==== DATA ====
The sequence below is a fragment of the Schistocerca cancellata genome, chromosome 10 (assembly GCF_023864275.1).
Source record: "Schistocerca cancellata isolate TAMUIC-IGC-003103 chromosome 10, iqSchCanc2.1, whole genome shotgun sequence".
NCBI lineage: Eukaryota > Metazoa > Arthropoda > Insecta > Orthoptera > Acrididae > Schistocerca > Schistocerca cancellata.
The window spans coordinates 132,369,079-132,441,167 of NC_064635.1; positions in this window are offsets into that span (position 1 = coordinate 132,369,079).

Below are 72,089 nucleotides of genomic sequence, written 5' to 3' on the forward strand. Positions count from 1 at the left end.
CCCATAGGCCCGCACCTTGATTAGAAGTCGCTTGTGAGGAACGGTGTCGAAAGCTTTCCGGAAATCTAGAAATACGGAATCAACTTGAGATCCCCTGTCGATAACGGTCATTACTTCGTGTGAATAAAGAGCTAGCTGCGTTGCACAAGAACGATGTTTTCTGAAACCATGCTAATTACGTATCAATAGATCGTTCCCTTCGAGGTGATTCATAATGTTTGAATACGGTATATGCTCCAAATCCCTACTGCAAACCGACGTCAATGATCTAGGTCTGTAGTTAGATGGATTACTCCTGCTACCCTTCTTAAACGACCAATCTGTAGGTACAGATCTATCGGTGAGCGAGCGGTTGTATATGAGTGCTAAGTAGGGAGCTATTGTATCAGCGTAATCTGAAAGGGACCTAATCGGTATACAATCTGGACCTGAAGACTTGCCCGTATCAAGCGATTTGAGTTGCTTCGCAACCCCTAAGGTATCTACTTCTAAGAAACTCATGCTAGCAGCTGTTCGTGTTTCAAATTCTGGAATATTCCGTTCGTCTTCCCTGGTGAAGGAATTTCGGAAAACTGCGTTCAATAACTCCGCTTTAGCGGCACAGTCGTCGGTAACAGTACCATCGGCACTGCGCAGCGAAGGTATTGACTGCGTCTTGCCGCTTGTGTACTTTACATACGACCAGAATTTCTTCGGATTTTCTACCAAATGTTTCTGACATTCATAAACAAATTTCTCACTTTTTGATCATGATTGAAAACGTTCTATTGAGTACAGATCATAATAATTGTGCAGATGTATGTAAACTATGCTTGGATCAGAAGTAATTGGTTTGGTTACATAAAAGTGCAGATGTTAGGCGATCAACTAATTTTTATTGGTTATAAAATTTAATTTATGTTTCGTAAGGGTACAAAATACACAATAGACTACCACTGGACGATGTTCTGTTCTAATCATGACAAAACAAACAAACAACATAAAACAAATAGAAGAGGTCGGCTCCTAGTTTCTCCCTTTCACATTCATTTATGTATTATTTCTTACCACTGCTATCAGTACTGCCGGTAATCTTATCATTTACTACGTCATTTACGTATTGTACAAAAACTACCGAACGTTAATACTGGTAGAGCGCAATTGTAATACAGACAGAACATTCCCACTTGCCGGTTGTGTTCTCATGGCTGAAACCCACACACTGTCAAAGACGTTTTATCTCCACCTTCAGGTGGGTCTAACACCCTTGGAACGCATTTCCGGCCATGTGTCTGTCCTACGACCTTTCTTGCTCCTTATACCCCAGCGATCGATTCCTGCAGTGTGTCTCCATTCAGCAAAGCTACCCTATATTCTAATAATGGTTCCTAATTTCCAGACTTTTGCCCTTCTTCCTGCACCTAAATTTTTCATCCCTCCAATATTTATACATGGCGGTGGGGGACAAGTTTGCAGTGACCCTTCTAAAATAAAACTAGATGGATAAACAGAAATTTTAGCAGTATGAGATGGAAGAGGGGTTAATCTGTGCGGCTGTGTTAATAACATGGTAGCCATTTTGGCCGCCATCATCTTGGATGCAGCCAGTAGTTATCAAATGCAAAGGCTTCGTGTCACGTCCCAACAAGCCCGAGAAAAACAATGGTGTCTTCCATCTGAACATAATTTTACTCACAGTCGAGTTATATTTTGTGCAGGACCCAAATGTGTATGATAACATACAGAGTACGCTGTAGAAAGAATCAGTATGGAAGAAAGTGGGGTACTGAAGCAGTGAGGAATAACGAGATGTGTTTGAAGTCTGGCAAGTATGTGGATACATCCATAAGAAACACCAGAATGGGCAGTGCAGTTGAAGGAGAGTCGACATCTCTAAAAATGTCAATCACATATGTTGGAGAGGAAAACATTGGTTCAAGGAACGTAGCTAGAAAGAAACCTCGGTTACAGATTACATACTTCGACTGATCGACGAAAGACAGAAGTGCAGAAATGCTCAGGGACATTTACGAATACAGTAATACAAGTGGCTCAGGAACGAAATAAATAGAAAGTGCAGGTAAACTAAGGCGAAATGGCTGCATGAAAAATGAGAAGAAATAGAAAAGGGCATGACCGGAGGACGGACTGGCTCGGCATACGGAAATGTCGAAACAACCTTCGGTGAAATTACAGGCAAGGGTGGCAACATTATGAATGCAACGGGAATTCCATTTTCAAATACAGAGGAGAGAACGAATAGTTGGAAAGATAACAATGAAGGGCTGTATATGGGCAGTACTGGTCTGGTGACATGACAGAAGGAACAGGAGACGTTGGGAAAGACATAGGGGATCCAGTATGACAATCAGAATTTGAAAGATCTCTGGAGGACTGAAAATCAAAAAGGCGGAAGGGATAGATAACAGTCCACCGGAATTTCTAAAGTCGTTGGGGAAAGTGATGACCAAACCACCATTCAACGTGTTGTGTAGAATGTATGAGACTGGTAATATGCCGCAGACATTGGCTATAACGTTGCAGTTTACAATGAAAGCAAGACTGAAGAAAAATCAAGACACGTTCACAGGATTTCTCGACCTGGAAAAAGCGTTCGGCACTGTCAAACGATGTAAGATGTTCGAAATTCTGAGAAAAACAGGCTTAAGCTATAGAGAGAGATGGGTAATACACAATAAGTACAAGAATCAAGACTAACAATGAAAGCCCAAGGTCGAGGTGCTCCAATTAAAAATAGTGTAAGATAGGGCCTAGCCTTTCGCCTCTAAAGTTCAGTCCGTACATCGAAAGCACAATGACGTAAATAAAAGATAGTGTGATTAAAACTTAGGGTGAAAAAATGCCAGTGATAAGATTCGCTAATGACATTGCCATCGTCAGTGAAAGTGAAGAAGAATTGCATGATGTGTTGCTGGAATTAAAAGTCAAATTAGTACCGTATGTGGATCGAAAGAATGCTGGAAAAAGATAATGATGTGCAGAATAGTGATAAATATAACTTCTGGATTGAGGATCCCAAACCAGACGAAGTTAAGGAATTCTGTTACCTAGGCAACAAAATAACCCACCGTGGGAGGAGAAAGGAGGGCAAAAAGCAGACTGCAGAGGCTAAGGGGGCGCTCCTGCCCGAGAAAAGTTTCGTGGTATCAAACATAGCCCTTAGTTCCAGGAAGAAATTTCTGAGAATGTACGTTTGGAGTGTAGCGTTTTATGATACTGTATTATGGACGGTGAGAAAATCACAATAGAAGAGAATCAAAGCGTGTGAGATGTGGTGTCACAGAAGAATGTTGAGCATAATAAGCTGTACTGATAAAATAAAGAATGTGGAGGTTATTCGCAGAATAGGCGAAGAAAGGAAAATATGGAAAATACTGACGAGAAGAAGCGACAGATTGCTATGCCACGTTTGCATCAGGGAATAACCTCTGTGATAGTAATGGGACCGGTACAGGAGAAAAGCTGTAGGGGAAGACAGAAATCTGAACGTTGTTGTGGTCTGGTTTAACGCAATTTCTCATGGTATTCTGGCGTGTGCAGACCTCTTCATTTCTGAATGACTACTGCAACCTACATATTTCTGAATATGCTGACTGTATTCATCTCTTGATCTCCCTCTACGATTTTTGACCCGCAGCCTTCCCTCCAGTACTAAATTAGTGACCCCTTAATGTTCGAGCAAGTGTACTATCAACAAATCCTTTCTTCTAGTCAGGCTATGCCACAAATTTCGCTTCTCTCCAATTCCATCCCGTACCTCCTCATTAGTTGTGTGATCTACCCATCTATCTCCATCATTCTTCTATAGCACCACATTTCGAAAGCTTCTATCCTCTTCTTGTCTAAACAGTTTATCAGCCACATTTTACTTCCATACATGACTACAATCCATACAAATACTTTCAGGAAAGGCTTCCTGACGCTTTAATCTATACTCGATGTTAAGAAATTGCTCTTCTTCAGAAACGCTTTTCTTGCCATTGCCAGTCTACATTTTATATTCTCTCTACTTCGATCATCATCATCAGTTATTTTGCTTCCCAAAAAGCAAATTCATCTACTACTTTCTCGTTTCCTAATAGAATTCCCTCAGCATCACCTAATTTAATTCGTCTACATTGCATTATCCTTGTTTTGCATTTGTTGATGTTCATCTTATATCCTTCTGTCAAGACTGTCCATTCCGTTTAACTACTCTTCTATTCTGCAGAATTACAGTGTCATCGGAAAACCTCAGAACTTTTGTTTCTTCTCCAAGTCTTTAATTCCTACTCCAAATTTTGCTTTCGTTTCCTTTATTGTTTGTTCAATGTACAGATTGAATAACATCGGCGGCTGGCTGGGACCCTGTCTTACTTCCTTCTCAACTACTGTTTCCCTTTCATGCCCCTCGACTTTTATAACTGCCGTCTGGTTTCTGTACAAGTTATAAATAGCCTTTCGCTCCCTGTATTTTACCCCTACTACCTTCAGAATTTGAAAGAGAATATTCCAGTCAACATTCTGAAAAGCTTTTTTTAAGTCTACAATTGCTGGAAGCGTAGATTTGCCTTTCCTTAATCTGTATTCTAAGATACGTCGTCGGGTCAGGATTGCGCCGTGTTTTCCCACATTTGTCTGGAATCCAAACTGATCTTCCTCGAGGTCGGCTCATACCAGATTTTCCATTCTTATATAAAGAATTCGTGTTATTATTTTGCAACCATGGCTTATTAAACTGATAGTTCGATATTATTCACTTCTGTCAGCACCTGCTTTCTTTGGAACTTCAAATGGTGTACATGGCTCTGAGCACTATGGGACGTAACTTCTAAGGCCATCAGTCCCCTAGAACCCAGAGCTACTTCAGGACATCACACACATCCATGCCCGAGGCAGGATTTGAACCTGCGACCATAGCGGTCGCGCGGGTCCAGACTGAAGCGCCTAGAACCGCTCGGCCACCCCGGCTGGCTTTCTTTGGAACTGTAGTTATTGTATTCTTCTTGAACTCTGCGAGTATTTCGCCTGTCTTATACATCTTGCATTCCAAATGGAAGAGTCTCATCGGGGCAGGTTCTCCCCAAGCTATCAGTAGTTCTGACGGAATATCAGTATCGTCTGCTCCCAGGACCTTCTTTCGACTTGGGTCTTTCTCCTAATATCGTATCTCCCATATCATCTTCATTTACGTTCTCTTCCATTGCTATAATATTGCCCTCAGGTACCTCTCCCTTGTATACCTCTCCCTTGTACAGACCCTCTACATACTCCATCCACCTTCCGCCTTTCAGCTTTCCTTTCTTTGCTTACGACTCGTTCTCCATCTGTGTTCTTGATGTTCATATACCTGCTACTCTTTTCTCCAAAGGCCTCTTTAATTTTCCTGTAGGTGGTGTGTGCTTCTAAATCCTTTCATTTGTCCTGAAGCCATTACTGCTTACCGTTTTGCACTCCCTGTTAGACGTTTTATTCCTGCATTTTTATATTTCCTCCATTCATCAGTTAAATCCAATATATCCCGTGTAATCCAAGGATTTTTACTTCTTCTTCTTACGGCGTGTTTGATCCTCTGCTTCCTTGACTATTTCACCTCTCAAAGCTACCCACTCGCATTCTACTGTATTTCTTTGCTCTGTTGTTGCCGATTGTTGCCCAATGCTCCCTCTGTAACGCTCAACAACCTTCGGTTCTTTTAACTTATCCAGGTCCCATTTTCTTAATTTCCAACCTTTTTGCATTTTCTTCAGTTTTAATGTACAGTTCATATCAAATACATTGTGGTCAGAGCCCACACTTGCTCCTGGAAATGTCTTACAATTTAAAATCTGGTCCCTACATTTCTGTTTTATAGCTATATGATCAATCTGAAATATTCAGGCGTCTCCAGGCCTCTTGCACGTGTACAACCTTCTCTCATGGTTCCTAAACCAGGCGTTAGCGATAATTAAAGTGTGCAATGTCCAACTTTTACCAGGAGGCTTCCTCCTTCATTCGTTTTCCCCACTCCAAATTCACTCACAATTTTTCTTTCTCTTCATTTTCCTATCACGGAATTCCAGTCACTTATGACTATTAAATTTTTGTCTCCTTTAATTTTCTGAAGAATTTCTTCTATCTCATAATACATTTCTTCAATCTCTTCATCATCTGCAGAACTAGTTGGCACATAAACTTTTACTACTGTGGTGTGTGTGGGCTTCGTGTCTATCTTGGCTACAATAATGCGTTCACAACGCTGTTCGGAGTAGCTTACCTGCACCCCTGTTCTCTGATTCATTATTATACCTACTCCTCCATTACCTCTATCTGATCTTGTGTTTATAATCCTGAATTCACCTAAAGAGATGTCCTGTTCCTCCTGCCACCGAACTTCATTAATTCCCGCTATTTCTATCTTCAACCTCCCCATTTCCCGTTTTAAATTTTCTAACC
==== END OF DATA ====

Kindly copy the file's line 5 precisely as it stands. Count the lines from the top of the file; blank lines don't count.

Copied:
Below are 72,089 nucleotides of genomic sequence, written 5' to 3' on the forward strand. Positions count from 1 at the left end.